Anyone who has been to the great theme parks such as Busch Gardens or SeaWorld knows that one unifying element is the music. From one section of the park to the other, there are sound effects and/or music that help to establish a mood. It not only adds to the ambience, it helps to establish navigation patterns throughout the park.

In the local museum, navigations is not such a problem, but they have asked Columbus Sound to up the ante with a soundtrack that enhances the visitors’ experiences without being invasive. This will be one of the first museums in the state that actually uses sound effects and music to create a multi-sensory experience for visitors.

Quality Partnerships

Columbus Sound is working with a local sound warehouse to develop a speaker system appropriate for each area of display. The speakers will be integrated into the displays by experienced set designers from the local University Theater Arts department.

This challenging project is thoroughly mapped out by the engineers at Columbus Sound, with a wire harness designed for each room and linked to a master mixing board. In every place possible, the company is using state-of-the-art wireless receivers and transmitters to lessen the impact of installation on the displays. The sound warehouse is pulling out all of the stops in finding the most cutting edge equipment for use in this project.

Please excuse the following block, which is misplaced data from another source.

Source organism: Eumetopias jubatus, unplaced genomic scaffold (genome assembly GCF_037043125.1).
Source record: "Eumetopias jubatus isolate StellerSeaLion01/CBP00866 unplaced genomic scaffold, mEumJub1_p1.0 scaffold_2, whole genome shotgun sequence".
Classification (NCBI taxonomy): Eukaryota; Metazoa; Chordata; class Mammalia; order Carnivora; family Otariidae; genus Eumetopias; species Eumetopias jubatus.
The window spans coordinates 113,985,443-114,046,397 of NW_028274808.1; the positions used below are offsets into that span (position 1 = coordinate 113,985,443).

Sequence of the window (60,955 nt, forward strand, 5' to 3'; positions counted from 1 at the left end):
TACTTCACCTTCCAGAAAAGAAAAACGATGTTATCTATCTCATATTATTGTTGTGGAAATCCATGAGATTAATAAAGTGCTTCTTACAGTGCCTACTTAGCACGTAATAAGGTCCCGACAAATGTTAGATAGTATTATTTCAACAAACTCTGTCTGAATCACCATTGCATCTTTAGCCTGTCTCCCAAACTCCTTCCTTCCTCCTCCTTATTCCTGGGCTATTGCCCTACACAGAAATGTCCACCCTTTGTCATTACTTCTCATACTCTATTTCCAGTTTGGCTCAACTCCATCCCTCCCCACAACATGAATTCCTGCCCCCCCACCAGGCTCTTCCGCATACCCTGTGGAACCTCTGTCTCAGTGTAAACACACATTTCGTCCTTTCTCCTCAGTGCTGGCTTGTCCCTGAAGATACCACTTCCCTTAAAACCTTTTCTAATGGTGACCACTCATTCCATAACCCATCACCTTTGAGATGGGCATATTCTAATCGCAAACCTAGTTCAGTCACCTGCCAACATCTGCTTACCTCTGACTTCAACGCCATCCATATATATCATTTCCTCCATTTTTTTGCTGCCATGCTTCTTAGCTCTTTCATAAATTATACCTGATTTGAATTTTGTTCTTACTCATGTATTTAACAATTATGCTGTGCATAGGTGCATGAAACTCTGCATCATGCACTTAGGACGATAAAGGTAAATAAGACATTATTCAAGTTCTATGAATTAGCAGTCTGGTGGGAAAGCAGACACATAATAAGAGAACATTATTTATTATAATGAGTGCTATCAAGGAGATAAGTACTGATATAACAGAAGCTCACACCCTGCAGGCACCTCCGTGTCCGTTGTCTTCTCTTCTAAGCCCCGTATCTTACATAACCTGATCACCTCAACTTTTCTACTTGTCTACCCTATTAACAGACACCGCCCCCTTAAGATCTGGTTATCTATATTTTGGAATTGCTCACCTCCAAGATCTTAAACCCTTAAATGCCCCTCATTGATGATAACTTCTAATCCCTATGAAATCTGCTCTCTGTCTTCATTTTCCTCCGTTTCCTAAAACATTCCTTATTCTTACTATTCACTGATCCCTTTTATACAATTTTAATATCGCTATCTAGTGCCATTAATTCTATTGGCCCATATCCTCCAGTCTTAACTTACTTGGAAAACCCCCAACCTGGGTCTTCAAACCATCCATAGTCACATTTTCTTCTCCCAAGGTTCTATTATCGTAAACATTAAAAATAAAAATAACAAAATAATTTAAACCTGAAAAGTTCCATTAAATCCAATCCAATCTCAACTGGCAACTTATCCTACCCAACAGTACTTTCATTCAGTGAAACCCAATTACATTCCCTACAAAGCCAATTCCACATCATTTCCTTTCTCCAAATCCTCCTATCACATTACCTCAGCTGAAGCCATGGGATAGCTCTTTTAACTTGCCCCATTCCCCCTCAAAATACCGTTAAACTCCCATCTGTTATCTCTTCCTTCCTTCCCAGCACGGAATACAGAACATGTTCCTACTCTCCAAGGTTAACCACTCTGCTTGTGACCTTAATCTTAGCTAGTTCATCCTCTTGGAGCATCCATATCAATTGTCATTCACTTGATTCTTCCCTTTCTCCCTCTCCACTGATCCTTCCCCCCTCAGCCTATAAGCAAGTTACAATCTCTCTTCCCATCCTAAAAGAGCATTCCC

Other Contributors

Some music being used in the soundtracks put together by Columbus Sound are pulled from public access archives. Others are especially recorded, in the Columbus studios, by local musicians and Foley artists from TV production companies. The funding for this extensive project is provided by a state grant.

Marketing

Columbus Sound expresses gratitude for this opportunity, because not many sound studios get to take on such a large, unique project. Their marketing company, LogicalJack, will be promoting the results with an online marketing blitz. Not only will the results be fully documented on the Columbus website, the grand opening will be advertised on social media outlets. LogicalJack has converted Columbus’ website to interact with mobile devices as well, to broaden public access. With this initiative, people shopping for the day will be able to bring up information about local activities that are easy to read on their hand-held devices.

The company is excited with progress on this project. The sound track is coming together very well, with talented people contributing through performances and original compositions. The great equipment is providing excellent sound in the test phases, with no feedback and very little if any noise. Sound mixing and recording has already begun for several of the exhibits, and Columbus expects a completed project by the end of the summer.

Thanks to LogicalJack and the help of many talented people, the grand opening should be a vast success. With our new business ventures in had, Columbus sound is looking ahead to an exciting future.

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Our Blog Is Now ONLINE!

Our Blog Is Now ONLINE!

Welcome to our spiffing new blog, if your interested in how sound design works and how we develop effects or provide voice work, you’re looking at the right place. Bookmark this blog section and at a later date we’ll have hopefully filled this up!